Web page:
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Historic homes attract hundreds of visitors

Historic homes attract hundreds of visitors

September 18th, 2017 by Nicole Roberts in Local News

Pam Taylor gives a tour on Sunday of the Historic City of Jefferson office, which used to be Joseph DeLong's Boyhood Home, as part of the HCJ's Golden Hammer Award Homes Tour.

Photo by Nicole Roberts /News Tribune.

The rain let up Sunday in time for hundreds of people to tour eight different homes as part of the Historic City of Jefferson's Golden Hammer Award Homes Tour.

The 12th annual tour featured homes that won the HCJ's Golden Hammer Award. These homes included the Nelson and Gertrude Burch home at 115 W. Atchison St. (now owned by Ward 2 Councilwoman Laura Ward), Lincoln University president's house at 601 Jackson St. and Joseph DeLong's boyhood home — currently the local nonprofit HCJ's office — at 108 W. Atchison St.

To receive the Golden Hammer Award, a property must be nominated after being renovated to match the time periodin which the building was constructed.

Steady streams of people entered and exited the houses throughout the 4-hour tour. HCJ members, volunteers and property owners were scattered across the homes, explaining the histories of each place as visitors walked through the buildings.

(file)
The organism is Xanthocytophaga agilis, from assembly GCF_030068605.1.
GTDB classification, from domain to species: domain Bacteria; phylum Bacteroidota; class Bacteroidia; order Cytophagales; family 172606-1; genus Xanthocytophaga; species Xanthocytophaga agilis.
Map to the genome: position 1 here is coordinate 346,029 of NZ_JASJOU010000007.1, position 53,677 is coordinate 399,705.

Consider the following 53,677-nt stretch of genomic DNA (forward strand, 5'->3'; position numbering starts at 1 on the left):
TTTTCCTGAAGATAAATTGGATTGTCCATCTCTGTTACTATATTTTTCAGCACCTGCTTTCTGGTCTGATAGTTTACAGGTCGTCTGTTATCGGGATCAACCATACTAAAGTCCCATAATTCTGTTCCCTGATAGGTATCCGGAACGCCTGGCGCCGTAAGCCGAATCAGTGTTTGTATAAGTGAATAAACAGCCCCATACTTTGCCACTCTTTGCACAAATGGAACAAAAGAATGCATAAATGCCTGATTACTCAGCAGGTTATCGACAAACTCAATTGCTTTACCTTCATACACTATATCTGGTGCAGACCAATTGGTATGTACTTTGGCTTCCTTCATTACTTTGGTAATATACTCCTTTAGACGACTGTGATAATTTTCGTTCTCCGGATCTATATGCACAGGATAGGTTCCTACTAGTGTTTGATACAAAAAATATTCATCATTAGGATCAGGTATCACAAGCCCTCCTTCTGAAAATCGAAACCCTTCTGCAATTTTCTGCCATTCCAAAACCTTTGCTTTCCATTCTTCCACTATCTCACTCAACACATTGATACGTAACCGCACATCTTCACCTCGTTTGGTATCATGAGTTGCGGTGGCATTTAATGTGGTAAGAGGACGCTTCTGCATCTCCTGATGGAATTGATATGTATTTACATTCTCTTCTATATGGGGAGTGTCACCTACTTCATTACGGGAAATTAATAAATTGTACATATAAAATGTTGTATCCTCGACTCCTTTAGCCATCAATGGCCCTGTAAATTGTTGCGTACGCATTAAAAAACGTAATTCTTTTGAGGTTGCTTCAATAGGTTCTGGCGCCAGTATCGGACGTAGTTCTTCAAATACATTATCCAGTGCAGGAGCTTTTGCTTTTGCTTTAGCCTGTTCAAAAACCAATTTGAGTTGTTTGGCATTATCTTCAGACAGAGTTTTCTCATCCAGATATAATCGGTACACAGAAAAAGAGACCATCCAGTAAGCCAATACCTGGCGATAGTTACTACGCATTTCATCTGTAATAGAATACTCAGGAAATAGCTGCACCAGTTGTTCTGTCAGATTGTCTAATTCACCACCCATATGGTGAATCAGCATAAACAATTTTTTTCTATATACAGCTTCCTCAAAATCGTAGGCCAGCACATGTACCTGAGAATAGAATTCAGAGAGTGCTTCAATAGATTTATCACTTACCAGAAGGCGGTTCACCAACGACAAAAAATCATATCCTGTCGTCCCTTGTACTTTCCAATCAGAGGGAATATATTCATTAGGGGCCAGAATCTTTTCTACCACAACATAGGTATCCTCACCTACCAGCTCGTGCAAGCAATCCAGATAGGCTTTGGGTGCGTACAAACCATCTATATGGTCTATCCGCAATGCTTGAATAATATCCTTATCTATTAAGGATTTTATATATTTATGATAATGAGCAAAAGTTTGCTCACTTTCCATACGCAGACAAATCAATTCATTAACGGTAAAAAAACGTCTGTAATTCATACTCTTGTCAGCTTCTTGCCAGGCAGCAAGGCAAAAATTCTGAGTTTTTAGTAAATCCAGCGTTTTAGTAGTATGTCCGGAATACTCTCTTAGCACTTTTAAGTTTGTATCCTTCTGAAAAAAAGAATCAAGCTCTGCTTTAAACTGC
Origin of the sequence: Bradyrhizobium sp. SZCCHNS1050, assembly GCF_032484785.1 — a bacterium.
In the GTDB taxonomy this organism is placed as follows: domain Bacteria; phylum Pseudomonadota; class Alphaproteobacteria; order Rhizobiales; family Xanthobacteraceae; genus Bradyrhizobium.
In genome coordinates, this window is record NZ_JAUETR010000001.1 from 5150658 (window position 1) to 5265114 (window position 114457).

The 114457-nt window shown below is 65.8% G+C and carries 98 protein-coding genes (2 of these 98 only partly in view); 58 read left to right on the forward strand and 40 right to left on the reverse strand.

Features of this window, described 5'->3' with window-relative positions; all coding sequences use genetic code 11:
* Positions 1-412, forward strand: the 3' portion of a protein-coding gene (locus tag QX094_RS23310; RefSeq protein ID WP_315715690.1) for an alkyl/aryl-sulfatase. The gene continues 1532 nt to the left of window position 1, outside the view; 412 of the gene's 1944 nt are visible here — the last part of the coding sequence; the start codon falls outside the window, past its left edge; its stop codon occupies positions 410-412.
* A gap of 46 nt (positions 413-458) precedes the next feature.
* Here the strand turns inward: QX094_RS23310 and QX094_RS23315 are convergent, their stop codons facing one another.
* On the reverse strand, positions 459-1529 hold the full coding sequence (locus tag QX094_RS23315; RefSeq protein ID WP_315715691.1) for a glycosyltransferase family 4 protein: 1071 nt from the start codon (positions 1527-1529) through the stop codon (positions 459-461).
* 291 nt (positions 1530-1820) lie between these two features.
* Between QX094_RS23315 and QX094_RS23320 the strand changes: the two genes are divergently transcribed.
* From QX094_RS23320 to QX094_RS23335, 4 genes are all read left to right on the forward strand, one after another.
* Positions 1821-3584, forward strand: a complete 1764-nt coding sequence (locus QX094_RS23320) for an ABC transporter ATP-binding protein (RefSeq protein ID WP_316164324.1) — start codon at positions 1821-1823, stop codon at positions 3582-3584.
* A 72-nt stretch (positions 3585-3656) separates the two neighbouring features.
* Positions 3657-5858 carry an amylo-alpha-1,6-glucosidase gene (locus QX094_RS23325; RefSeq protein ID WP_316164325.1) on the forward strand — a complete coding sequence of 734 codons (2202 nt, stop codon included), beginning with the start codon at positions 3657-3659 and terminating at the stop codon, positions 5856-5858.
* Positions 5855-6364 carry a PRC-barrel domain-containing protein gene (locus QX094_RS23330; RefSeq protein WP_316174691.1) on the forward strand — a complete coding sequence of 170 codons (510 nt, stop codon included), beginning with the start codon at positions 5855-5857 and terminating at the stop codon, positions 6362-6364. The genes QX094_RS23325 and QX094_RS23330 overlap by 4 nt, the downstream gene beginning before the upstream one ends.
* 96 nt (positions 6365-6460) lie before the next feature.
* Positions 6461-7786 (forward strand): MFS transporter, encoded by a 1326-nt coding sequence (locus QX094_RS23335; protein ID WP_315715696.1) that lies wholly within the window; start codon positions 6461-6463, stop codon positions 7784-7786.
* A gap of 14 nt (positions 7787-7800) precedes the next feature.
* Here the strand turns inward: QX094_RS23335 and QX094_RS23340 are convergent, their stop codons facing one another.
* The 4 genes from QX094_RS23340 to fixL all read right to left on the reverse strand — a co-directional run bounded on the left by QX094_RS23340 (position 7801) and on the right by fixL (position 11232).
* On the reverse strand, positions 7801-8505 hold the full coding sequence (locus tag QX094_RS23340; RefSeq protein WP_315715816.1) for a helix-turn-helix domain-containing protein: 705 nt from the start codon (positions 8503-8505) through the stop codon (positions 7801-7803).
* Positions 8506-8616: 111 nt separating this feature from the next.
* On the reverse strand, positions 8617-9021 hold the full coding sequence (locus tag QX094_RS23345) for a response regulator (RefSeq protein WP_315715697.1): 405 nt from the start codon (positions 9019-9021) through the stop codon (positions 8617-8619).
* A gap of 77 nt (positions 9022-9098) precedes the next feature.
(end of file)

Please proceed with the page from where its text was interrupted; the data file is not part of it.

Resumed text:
Ward stood inside the doorway of her two-story home, answering questions as visitors explored the building.

"We feel like we're just stewards of the home, and we love to share its history with the community," Ward said. "(Visitors) can see the condition this home was in, and that a home can be restored and continue being a contributing property to the city."

Inside the Lincoln University president's home, HCJ tour guide Sherrie Brant directed visitors to different rooms in the building. She said the turnout was impressive, especially since there were people lined up at some of the homes before the tour even began.

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The tour attracted both new and regular tour takers. Mother-and-daughter duo Kay Harden and Anne Borgmeyer explored the Lincoln University president's home and said they had been on the tour last year. Harden also volunteered with it last year.

They said it was important for Jefferson City residents to see these homes because it not only shows people what it was like to live in older homes, but also reminds them of the city's history.

"I think it's really important to preserve Jefferson City's history because we have such a rich history here and to really look back at what we have done and how we can learn from that," Borgmeyer said.

The homes tour is a HCJ fundraiser so the organization can donate to local historic preservation sites and programs, including the Golden Hammer Award Program and Jefferson City Old Town Down Payment Incentive Program.

The nonprofit donated $20,000 to the down payment incentive program, which allows the city to match a dollar-for-dollar down payment of as much as $5,000 on certain residences.